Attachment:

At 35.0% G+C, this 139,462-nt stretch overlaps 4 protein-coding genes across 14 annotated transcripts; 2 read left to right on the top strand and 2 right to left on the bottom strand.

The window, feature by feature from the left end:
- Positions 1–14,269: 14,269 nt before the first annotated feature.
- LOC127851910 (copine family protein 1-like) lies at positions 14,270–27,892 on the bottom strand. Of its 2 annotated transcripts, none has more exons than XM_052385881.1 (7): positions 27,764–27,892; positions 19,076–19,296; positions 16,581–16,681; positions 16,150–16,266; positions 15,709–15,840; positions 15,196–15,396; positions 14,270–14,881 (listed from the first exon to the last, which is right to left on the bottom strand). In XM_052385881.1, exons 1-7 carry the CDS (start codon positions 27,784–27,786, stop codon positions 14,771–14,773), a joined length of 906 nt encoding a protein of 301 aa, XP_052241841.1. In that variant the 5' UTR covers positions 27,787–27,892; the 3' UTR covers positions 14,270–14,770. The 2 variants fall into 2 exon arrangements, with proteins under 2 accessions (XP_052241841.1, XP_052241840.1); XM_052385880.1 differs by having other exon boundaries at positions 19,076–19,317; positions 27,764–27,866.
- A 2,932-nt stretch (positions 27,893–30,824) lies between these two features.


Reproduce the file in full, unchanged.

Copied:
At 35.0% G+C, this 139,462-nt stretch overlaps 4 protein-coding genes across 14 annotated transcripts; 2 read left to right on the top strand and 2 right to left on the bottom strand.

The window, feature by feature from the left end:
- Positions 1–14,269: 14,269 nt before the first annotated feature.
- LOC127851910 (copine family protein 1-like) lies at positions 14,270–27,892 on the bottom strand. Of its 2 annotated transcripts, none has more exons than XM_052385881.1 (7): positions 27,764–27,892; positions 19,076–19,296; positions 16,581–16,681; positions 16,150–16,266; positions 15,709–15,840; positions 15,196–15,396; positions 14,270–14,881 (listed from the first exon to the last, which is right to left on the bottom strand). In XM_052385881.1, exons 1-7 carry the CDS (start codon positions 27,784–27,786, stop codon positions 14,771–14,773), a joined length of 906 nt encoding a protein of 301 aa, XP_052241841.1. In that variant the 5' UTR covers positions 27,787–27,892; the 3' UTR covers positions 14,270–14,770. The 2 variants fall into 2 exon arrangements, with proteins under 2 accessions (XP_052241841.1, XP_052241840.1); XM_052385880.1 differs by having other exon boundaries at positions 19,076–19,317; positions 27,764–27,866.
- A 2,932-nt stretch (positions 27,893–30,824) lies between these two features.